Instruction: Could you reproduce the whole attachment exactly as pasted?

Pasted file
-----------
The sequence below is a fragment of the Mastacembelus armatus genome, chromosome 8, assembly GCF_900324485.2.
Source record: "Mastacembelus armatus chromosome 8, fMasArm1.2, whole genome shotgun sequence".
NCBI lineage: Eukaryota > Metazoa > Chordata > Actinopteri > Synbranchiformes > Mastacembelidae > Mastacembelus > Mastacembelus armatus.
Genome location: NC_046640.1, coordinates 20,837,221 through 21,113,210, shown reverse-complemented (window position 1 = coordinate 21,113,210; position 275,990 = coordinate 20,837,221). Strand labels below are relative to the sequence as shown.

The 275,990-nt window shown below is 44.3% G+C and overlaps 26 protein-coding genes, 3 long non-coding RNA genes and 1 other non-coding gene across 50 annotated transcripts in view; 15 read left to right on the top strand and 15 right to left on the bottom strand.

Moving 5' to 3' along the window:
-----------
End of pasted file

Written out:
The sequence below is a fragment of the Mastacembelus armatus genome, chromosome 8, assembly GCF_900324485.2.
Source record: "Mastacembelus armatus chromosome 8, fMasArm1.2, whole genome shotgun sequence".
NCBI lineage: Eukaryota > Metazoa > Chordata > Actinopteri > Synbranchiformes > Mastacembelidae > Mastacembelus > Mastacembelus armatus.
Genome location: NC_046640.1, coordinates 20,837,221 through 21,113,210, shown reverse-complemented (window position 1 = coordinate 21,113,210; position 275,990 = coordinate 20,837,221). Strand labels below are relative to the sequence as shown.

The 275,990-nt window shown below is 44.3% G+C and overlaps 26 protein-coding genes, 3 long non-coding RNA genes and 1 other non-coding gene across 50 annotated transcripts in view; 15 read left to right on the top strand and 15 right to left on the bottom strand.

Moving 5' to 3' along the window: